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Monday 15th November 2004


MARCOS TSO

Graham Bell visits Marcos’ new base to try out its latest model on road and track.

The future would appear to be looking rather bright for Marcos at the moment.

With the marque now owned by wealthy Canadian entrepreneur and car fanatic Tony Stelliga (hence all the TS model designations) it’s more financially secure than at any time in its 45-year history. And with the company’s new tie-in with renowned performance gurus Prodrive, Marcos’ longstanding reputation for making cars with impressive handling can only be enhanced.

Then there’s the impending production of ‘the sports car that sports car drivers asked for’ – the Marcos TSO. Unveiled to the world at the NEC Motor Show back in May, the TSO is the direct result of two things.

The first is feedback gathered from Marcos customers and potential Marcos customers, including comments posted on Gassing Station (ah - the power of PH!) which basically revealed that Marcos’ target market wanted a highly reliable open top sports car that’s fun to drive and has that classic V8 growl.

The second was that while Tony is a confirmed Marcos fan (he owns a ’97 Mantis) he wanted to give the company a new approach - hence the appointment of ex-TVR stylist Damian McTaggart, the Prodrive tie-in and the recent relocation to Warwickshire.

Relocating to Prodrive’s Warwickshire facility should definitely help to improve the company’s image, partly because of the Prodrive connection but mainly because of the modern facilities – and anyone who’s ever experienced the legendary Westbury huts and the infamous toilet will know exactly what I mean…

Although Marcos still hasn’t entirely abandoned the Westbury huts, their days are numbered, and probably not before time as the new facilities are far more in keeping with what people expect for a company selling £30,000+ sports cars. They also have the added bonus of having Prodrive’s test track on the doorstep, which is obviously pretty handy for chassis development work as well as customer test drives.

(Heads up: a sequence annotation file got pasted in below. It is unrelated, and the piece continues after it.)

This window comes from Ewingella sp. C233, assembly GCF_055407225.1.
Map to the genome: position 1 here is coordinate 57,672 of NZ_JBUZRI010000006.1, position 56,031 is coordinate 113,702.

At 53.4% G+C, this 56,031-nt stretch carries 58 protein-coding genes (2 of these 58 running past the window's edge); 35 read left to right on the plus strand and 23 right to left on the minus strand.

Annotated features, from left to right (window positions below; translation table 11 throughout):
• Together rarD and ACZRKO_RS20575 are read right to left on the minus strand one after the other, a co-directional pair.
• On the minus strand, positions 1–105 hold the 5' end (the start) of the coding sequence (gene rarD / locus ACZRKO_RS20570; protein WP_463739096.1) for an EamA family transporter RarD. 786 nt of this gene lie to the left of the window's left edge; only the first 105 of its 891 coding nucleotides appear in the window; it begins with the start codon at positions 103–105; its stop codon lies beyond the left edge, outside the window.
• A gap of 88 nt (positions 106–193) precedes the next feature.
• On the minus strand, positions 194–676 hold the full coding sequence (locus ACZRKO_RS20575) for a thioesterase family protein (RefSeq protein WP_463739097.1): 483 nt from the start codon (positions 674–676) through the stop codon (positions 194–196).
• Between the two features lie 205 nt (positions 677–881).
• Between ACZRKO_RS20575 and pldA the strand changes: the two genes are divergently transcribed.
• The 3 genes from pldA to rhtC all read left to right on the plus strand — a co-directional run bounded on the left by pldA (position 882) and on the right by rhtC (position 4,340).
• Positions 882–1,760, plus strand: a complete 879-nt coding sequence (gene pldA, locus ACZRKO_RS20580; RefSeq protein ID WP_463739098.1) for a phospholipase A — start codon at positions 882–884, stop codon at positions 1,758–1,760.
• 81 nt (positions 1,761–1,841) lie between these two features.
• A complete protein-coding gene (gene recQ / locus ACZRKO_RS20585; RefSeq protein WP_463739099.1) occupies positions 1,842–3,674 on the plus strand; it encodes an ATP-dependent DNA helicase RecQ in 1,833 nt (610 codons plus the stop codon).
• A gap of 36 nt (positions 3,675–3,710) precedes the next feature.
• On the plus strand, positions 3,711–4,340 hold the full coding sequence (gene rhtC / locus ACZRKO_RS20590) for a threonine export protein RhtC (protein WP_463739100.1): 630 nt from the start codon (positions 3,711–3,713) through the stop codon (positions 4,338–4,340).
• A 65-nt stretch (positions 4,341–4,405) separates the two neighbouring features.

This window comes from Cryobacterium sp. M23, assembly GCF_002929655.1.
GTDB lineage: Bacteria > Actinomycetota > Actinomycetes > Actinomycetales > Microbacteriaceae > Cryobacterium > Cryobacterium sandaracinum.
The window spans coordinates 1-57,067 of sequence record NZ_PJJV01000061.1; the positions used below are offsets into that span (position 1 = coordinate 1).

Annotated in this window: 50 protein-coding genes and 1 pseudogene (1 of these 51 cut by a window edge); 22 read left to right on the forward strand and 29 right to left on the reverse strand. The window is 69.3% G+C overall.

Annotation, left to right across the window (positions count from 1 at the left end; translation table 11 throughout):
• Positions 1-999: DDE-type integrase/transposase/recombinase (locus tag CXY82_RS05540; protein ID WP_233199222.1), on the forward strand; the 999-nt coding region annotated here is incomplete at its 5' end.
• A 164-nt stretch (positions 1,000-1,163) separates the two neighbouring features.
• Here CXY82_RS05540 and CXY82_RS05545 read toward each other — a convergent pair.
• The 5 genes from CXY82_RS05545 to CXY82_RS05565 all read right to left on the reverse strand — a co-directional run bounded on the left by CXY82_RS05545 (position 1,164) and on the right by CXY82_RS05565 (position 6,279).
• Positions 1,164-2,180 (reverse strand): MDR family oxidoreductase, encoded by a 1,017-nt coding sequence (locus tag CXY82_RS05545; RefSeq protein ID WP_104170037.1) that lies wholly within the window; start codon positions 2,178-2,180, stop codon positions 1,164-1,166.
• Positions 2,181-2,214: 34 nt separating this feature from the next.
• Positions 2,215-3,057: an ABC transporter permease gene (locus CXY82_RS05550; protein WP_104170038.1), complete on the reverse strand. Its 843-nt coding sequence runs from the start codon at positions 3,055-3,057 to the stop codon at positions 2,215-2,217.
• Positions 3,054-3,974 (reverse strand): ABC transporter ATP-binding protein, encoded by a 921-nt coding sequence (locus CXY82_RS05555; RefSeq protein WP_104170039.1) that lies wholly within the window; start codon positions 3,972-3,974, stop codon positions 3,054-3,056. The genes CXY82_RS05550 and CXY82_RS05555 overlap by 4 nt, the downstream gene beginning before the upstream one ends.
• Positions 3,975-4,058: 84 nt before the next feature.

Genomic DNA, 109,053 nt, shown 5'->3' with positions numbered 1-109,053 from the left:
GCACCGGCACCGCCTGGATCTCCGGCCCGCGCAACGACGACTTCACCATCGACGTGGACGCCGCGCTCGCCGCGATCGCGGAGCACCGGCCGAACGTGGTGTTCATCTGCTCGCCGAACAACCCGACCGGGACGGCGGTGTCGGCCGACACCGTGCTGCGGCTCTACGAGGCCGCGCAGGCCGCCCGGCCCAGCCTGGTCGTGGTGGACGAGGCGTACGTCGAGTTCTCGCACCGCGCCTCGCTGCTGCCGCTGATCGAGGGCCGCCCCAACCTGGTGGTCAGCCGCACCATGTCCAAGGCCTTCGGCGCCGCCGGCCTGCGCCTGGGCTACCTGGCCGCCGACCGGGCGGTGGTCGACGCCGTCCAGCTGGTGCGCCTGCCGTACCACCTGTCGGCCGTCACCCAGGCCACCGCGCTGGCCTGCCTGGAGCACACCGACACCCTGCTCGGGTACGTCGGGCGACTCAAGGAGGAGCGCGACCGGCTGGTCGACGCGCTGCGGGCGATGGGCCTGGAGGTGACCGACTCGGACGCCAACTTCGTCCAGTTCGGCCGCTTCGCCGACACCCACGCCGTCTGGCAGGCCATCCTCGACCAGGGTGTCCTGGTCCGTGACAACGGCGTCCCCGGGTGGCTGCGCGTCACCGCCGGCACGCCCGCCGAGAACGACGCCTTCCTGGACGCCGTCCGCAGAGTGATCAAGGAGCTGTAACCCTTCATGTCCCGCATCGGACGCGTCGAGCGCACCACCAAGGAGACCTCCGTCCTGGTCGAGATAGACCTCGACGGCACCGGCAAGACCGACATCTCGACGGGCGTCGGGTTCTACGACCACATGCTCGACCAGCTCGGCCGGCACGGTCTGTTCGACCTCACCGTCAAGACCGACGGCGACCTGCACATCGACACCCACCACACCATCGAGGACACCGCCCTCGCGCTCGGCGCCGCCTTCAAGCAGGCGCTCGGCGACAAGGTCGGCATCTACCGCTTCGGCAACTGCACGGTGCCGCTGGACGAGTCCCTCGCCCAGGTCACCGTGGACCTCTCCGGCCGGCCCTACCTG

Another aspect of Tony Stelliga’s new approach is that the TSO is the first Marcos model since the Mantis 2+2 of 1969 to let its designers start from scratch with a blank sheet of paper. In the event though, not everything was started from scratch.

When it came to the TSO’s chassis and suspension, Prodrive started by taking a close look (including computer analysis) at what Marcos were already using and concluded that it was pretty damn good.

So rather than totally ditch the established square section steel spaceframe chassis with its McPherson strut front/wishbone rear suspension, Prodrive used it as the starting point to develop an evolution chassis that’s over 50 per cent stiffer while only being a piddling 15kg heavier.

And of course a stiff chassis is very useful in a car with massive V8 power, which in the TSO’s case comes from a special 5.7 litre Marcos spec. unit derived from General Motors’ LS1/LS6 series as used in the Corvette and Monaro.